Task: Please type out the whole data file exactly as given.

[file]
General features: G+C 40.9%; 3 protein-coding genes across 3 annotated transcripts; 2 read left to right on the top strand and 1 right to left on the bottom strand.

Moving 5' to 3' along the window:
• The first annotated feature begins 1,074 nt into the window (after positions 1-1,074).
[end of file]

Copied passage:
General features: G+C 40.9%; 3 protein-coding genes across 3 annotated transcripts; 2 read left to right on the top strand and 1 right to left on the bottom strand.

Moving 5' to 3' along the window:
• The first annotated feature begins 1,074 nt into the window (after positions 1-1,074).